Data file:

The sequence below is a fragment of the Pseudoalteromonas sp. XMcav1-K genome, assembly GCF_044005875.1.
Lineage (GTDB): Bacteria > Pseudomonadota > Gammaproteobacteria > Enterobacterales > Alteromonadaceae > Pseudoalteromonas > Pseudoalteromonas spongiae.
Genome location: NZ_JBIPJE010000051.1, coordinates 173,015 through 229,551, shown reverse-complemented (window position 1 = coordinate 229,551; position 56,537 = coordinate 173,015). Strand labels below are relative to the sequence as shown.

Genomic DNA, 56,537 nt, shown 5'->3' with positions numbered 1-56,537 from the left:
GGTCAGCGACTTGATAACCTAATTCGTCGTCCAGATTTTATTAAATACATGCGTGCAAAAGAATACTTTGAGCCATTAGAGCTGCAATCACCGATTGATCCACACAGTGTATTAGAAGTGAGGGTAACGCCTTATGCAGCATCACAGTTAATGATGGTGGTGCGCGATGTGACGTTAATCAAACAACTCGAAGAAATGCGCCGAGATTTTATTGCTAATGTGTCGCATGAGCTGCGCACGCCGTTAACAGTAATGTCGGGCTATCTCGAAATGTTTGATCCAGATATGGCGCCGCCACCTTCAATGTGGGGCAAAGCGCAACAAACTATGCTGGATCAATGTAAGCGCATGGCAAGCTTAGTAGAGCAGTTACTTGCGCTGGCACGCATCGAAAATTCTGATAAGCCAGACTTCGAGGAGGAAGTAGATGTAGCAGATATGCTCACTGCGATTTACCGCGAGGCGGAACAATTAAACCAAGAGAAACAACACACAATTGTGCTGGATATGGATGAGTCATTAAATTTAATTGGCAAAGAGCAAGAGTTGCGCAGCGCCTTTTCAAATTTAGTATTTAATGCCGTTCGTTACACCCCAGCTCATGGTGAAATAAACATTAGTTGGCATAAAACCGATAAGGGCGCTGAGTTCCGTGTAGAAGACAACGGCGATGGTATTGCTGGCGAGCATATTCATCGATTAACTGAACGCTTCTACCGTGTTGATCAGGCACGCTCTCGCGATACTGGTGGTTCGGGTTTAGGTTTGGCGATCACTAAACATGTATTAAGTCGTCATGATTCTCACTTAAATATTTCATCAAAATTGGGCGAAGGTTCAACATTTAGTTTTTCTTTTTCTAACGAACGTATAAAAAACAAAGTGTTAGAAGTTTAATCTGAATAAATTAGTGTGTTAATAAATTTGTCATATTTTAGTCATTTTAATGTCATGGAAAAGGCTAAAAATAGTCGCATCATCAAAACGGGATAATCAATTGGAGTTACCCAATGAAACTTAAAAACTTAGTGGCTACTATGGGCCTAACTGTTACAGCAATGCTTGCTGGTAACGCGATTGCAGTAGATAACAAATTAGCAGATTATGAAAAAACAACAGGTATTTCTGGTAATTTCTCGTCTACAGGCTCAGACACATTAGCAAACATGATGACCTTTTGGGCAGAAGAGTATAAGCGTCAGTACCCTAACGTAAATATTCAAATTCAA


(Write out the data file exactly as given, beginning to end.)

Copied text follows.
The sequence below is a fragment of the Pseudoalteromonas sp. XMcav1-K genome, assembly GCF_044005875.1.
Lineage (GTDB): Bacteria > Pseudomonadota > Gammaproteobacteria > Enterobacterales > Alteromonadaceae > Pseudoalteromonas > Pseudoalteromonas spongiae.
Genome location: NZ_JBIPJE010000051.1, coordinates 173,015 through 229,551, shown reverse-complemented (window position 1 = coordinate 229,551; position 56,537 = coordinate 173,015). Strand labels below are relative to the sequence as shown.

Genomic DNA, 56,537 nt, shown 5'->3' with positions numbered 1-56,537 from the left:
GGTCAGCGACTTGATAACCTAATTCGTCGTCCAGATTTTATTAAATACATGCGTGCAAAAGAATACTTTGAGCCATTAGAGCTGCAATCACCGATTGATCCACACAGTGTATTAGAAGTGAGGGTAACGCCTTATGCAGCATCACAGTTAATGATGGTGGTGCGCGATGTGACGTTAATCAAACAACTCGAAGAAATGCGCCGAGATTTTATTGCTAATGTGTCGCATGAGCTGCGCACGCCGTTAACAGTAATGTCGGGCTATCTCGAAATGTTTGATCCAGATATGGCGCCGCCACCTTCAATGTGGGGCAAAGCGCAACAAACTATGCTGGATCAATGTAAGCGCATGGCAAGCTTAGTAGAGCAGTTACTTGCGCTGGCACGCATCGAAAATTCTGATAAGCCAGACTTCGAGGAGGAAGTAGATGTAGCAGATATGCTCACTGCGATTTACCGCGAGGCGGAACAATTAAACCAAGAGAAACAACACACAATTGTGCTGGATATGGATGAGTCATTAAATTTAATTGGCAAAGAGCAAGAGTTGCGCAGCGCCTTTTCAAATTTAGTATTTAATGCCGTTCGTTACACCCCAGCTCATGGTGAAATAAACATTAGTTGGCATAAAACCGATAAGGGCGCTGAGTTCCGTGTAGAAGACAACGGCGATGGTATTGCTGGCGAGCATATTCATCGATTAACTGAACGCTTCTACCGTGTTGATCAGGCACGCTCTCGCGATACTGGTGGTTCGGGTTTAGGTTTGGCGATCACTAAACATGTATTAAGTCGTCATGATTCTCACTTAAATATTTCATCAAAATTGGGCGAAGGTTCAACATTTAGTTTTTCTTTTTCTAACGAACGTATAAAAAACAAAGTGTTAGAAGTTTAATCTGAATAAATTAGTGTGTTAATAAATTTGTCATATTTTAGTCATTTTAATGTCATGGAAAAGGCTAAAAATAGTCGCATCATCAAAACGGGATAATCAATTGGAGTTACCCAATGAAACTTAAAAACTTAGTGGCTACTATGGGCCTAACTGTTACAGCAATGCTTGCTGGTAACGCGATTGCAGTAGATAACAAATTAGCAGATTATGAAAAAACAACAGGTATTTCTGGTAATTTCTCGTCTACAGGCTCAGACACATTAGCAAACATGATGACCTTTTGGGCAGAAGAGTATAAGCGTCAGTACCCTAACGTAAATATTCAAATTCAA